A Brewer Writes…

Email inbox.

In response to Friday’s post about pop star brewers, we got an email from a brewer, who wishes to remain anonymous…

I think there are a couple of important points you haven’t discussed in it, as, not surprisingly you haven’t really looked at it through the brewer(s)y eyes.

Firstly, there is unbelievable demands from bars/pubs/restaurants/festivals for brewery appearances at anything and everything. We say no to way more than 50 per cent and yet do an event or two pretty much every week. You get quite practised at public appearances, and therefore most people get pretty good at doing them. Often the shy guy ends up doing it when no one else can!

Secondly, most of the small breweries you talk about struggle to get by (paying themselves below average salaries) and use these sorts of events as their main marketing tool. It’s a way to connect with the public and compete against the big boys with the only tool that they have at their disposal — themselves and their story. With social media helping to carry that message.

I personally don’t think people get in to brewing to get ‘famous’ even in a weird beery way, but if you happen to be good at standing up in front of people, you will be asked to do it again and again.

Some food for thought.

We should clarify that we don’t fundamentally have a problem with ‘meet the brewer’ events, as long as the ability to brew great beer remains more important than star quality.

6 replies on “A Brewer Writes…”

You didn’t really need to clarify that, it was very clear in your original post, and I believe it reflects the opinion of most readers. I believe that most understand that businesses need some kind of marketing or another, ans the figure of the brewer can be as good a tool as any other, the problem is when marketing is used as a sleight of hand to distract from a lack of substance.

Hi guys – hope all is well. Long time no comment! Thought it was time to poke my head above the parapet, as I enjoyed reading the earlier post (and the reactions to it) and am glad you’ve posted this in support, as it kind of follows what I thought the first time around.
Surely the crux of this is ‘airspace’ and that if people shout loud enough, or are given enough ‘airspace’, they’ll happily use it and therefore benefit from it. Meet the brewers – as reinforced here – can range from full experiences, such as brewing for a day, hosted tastings, even ‘live brewing’ these days, to the ‘corner of a bar, glasses of malt and hops, brewery t-shirts’ kind of events that still happen – at least up here, anyway. The two exist, yet which one garners more press? No doubt, the social media-driven ones, the ones that perhaps do something a little different. But one of the great things about beer – for me- is the blurring of the brewer/consumer line, and that it can be a very open ‘community’ if you will – whilst things are going well, of course.
Style over substance is always an issue. I’d like to think people can see through that, and I think that, again, dipping out of the bubble is useful for that. Not *everyone* loves Thornbridge, Roosters, Beavertown or Fourpure – whether they say it online is another matter. Maintaining an ‘even’ impression of the beer landscape in the UK can be difficult, given the various prisms we look at it through.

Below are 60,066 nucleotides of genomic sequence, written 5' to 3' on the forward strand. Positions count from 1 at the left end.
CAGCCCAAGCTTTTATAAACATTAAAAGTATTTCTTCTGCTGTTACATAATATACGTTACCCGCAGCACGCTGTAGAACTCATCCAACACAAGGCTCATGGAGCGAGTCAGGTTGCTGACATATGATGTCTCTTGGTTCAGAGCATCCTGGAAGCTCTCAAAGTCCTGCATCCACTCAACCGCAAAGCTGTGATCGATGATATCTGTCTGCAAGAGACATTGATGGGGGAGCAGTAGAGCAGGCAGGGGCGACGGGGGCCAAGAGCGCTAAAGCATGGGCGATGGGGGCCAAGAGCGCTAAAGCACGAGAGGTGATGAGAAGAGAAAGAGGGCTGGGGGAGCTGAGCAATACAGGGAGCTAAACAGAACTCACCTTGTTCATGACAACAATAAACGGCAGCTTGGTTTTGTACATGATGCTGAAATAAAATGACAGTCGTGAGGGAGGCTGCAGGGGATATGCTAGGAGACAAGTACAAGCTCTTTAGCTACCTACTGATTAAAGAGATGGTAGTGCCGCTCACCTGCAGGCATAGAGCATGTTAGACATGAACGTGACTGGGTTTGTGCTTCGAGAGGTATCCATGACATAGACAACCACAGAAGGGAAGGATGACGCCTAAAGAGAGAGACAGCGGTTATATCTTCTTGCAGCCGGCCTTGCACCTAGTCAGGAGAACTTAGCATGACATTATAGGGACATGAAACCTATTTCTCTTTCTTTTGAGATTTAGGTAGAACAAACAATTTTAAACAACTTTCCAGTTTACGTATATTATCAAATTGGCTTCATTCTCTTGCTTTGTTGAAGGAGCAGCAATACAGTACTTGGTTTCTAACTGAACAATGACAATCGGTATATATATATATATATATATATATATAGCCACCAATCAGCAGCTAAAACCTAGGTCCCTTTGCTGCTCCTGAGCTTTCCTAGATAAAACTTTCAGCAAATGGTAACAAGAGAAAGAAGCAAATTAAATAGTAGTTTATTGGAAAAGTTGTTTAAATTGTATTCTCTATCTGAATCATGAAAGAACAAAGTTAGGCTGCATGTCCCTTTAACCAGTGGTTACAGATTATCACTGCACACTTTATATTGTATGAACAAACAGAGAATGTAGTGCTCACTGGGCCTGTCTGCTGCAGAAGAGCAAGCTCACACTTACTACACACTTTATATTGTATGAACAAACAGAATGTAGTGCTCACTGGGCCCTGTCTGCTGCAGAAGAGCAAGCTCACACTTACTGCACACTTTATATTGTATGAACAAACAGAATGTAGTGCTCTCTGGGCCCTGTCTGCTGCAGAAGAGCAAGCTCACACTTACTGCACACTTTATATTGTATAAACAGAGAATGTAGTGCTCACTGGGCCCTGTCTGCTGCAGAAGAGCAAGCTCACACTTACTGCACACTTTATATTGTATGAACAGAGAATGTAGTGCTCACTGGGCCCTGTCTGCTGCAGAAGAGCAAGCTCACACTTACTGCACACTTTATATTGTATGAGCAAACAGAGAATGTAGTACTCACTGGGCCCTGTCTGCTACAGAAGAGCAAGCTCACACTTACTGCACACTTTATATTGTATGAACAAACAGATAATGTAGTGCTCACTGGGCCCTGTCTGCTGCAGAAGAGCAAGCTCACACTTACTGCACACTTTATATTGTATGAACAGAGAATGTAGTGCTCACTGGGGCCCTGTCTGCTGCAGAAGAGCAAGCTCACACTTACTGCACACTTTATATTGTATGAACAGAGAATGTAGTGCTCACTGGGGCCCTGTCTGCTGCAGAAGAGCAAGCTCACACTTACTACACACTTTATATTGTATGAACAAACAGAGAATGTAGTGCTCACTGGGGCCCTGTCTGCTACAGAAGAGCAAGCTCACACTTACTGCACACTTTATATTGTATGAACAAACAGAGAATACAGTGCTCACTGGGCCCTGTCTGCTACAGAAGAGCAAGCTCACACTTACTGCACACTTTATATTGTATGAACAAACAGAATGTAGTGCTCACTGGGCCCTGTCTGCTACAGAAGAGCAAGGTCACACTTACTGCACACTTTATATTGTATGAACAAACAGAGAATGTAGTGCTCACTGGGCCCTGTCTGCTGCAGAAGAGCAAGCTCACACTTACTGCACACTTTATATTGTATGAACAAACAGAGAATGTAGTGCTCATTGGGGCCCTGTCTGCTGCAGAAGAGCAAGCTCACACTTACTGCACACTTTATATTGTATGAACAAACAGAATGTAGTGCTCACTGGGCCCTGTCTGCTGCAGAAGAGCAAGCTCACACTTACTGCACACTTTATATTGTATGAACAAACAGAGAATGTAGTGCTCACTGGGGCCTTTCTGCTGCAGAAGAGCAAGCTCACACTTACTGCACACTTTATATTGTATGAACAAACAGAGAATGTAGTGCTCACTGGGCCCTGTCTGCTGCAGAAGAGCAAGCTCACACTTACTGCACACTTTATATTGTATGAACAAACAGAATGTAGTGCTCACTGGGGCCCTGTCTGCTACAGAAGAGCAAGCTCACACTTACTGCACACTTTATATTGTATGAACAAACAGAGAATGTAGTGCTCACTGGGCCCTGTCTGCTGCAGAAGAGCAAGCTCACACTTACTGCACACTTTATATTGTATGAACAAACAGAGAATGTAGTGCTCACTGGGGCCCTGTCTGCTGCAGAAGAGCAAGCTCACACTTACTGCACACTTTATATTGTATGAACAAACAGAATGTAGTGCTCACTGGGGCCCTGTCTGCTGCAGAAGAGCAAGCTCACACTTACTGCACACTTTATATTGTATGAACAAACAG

I’d be interested to know if the pubs and bars hosting MTB events get anything post-event from it, such as an increase in sales (which it’s all about, isn’t it)

Interesting discussion. In truth, I don’t think anything has really changed from 1850 to 1950 to now. There is a tendency to think (sorry some of the younger folk) that personalized marketing is new, that in the not-so-distant past, drinkers gratefully took whatever ichor/standard grade/slops brewers threw at them and said thank you kind sirs and paid their money with hat in hand. It wasn’t like that. Local breweries were always a matter of pride for many drinkers. Most of these brewers offered tours. Many supported local events . Some brewery directors were more popular than others, getting out into the community and getting known. In the closely-related (for this discussion) whiskey world, Jack Daniel was famous in his community, he was always out and about, dressed to the nines, shaking hands, making friends. He had equivalents in the U.K. whisky world, Jimmy Dewar was an example, a master salesman. In more recent whiskey decades, a guy called Richard Patterson has toured the world for some 20 years for one of the big distillers, a charming, knowledgeable guy, who speaks at festivals and exhibitions and people crowd around him just as for the Kochs, Dickies, the guy from Dogfish Head, etc.

English town brewers could not have been different, many of them, but they are not remembered, no one has chronicled their existence.

Even when you read 1800’s general literature – okay it’s years of google books trawling – you see that many journalists took an interest in local breweries, were meet by plenty of glad-handers at the gates, took an interest in the doings of the Victorian beerocracy. When Young’s was independent some of the family were notably marketing minded in a personal way, so were (and are) some of the Bateman clan, so were, and are, some of the Yuengling clan in the states.

Plus ça change, plus que c’est la meme chose. Or, there is nothing new under the sun.


You’d be on rather thin ice if you did have a problem with “Meet the Brewer” events, actually, given that you’ve recently run what are essentially a series of “Meet the Bloggers” events!

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